We rightly associate Martin Luther King’s oratorical eloquence with his vocation as a Baptist minister, following his father and grandfather before him. But King also emerged from the rhetorical tradition of the liberal arts, transforming the sources with which he engaged throughout his too-brief life. . . . Today both “liberal” and “arts” have narrow connotations that don’t adequately convey the ambitions of the traditional liberal-arts program of study. The emancipatory liberal arts were crafts of freedom: mental skills suitable to a free citizen. They were distinguished from the manual skills needed by uneducated and enslaved people—hence the continued tensions between “liberal” and “vocational” ideals that have bedeviled formal education since its origin.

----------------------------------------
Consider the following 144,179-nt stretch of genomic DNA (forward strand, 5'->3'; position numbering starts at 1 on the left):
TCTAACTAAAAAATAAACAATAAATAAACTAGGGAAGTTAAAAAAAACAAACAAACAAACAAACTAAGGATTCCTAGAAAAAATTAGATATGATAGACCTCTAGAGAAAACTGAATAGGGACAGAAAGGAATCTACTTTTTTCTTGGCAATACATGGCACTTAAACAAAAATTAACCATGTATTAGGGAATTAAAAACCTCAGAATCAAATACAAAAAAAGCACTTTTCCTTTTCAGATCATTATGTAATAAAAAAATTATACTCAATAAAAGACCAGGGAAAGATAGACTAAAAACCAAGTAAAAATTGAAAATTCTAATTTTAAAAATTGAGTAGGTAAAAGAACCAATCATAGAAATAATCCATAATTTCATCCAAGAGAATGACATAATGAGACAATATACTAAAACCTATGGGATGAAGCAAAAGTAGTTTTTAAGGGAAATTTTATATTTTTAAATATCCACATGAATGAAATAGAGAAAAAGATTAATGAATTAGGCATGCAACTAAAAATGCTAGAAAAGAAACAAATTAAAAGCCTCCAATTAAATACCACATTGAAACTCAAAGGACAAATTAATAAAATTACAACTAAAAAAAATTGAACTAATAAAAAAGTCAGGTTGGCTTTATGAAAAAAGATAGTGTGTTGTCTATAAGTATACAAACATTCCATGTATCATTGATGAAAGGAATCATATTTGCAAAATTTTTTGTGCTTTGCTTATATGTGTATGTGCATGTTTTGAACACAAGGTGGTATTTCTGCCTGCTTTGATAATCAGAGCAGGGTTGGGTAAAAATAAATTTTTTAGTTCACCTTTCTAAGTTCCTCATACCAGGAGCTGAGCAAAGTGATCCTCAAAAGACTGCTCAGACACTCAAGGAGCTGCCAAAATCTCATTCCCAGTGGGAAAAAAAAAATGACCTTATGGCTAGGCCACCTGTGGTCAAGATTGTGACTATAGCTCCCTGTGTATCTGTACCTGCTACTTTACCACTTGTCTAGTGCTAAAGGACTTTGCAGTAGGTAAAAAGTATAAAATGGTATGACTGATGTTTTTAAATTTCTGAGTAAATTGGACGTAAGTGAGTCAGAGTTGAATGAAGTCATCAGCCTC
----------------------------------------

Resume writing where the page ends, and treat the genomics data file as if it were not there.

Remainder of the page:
— Scott Newstok (2015)